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11-29-2012, 06:33 PM   #1
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First DSLR - Pentax K5 or K5II

Dear Pentax owners,

I have registered on these forums because after hours and hours of searching the web i find myself in a situation in that i need help making a decision and hopefully i can get an answer here from some experienced users here so thank you in advance.

Like the title reads i am about to purchase my first DSLR primarily to take pictures of my newly born son but also for those special occasions with family etc. It will be a purchase that im hoping will last me a few years and i know that its something that i will invest plenty of time in. I have compared every single camera in my price range and i am certain that the Pentax K5 with the 18-135mm lens is the perfect combination for me.

Even though its my first DSLR i am not unfamiliar with photography in general and have used my sisters one many times before (Nikon D3100). I understand the relationship between aperture, shutter speed, and ISO settings and will not be one of the people who uses the camera in auto mode. Taking pictures with the bokeh effect is something i find very appealing and am looking forward to exploring this further. I am from an IT background and will endeavour to learn every single feature and function of the camera i purchase, i usually read a manual several times until i understand every function and setting of the device.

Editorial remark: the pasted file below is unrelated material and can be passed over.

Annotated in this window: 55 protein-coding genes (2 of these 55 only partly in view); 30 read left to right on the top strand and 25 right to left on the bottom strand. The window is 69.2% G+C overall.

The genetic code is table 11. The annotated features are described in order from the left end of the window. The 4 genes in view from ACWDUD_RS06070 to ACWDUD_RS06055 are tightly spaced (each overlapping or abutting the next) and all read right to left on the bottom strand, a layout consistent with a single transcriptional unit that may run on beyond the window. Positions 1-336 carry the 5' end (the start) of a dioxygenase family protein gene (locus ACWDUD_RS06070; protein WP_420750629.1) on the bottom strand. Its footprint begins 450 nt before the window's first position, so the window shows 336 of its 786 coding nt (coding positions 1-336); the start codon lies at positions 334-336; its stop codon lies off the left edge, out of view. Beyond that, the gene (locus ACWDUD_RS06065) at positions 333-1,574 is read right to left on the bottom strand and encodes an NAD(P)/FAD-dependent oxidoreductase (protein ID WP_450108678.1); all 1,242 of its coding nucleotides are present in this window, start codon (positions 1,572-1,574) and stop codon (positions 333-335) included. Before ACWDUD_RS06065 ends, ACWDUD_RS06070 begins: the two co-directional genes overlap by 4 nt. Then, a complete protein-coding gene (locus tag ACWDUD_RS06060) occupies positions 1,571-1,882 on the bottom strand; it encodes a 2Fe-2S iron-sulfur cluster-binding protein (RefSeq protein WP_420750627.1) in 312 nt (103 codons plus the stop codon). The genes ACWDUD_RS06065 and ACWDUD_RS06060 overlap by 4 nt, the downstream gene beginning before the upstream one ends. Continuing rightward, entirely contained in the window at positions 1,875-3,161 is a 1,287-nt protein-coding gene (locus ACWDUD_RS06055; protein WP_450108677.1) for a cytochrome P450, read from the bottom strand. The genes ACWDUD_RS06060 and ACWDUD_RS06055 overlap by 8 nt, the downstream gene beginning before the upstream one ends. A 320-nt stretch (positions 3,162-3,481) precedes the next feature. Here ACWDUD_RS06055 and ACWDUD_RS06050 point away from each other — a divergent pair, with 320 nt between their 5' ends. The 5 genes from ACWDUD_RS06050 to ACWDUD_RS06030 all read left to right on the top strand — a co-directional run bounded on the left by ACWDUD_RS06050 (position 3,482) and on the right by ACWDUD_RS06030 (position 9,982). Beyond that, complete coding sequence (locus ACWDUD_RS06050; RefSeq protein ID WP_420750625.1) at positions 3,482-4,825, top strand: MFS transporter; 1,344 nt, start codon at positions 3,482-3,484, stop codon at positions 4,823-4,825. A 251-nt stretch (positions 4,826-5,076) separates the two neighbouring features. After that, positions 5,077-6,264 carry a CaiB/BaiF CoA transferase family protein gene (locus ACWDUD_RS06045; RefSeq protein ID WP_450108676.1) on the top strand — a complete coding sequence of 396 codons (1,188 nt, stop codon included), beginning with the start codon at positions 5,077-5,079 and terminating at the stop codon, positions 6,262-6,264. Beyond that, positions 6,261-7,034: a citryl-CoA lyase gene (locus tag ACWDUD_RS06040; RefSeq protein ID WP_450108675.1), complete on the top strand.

My question is should i go for the regular K5 version or just the new K5II? The price difference is around $290 AUD more for the latter. Performance wise i read the difference between the two is a upgrade to the focus system which improved low light focus performance. Most of the family occasions that i will be taking photos for will be in restaurants with poor lighting. Actually the main reason for me even purchasing a DSLR is my complete dislike for using a flash and obviously a camera like this is 100 times better than any point and shoot variety or mobile camera which we currently use. So with that being said low light performance is one of the main reasons for this decision. Although the people being pictured will not be moving around it is important that i can take a photo and get proper focus in these dark environments (some of them are candle lit or just really dim lighting). How is the standard K5 in these situations? and have people with this camera experienced difficulties in these types of environments? Is it worth spending an extra $280 for the newer model basically is where i am getting stuck.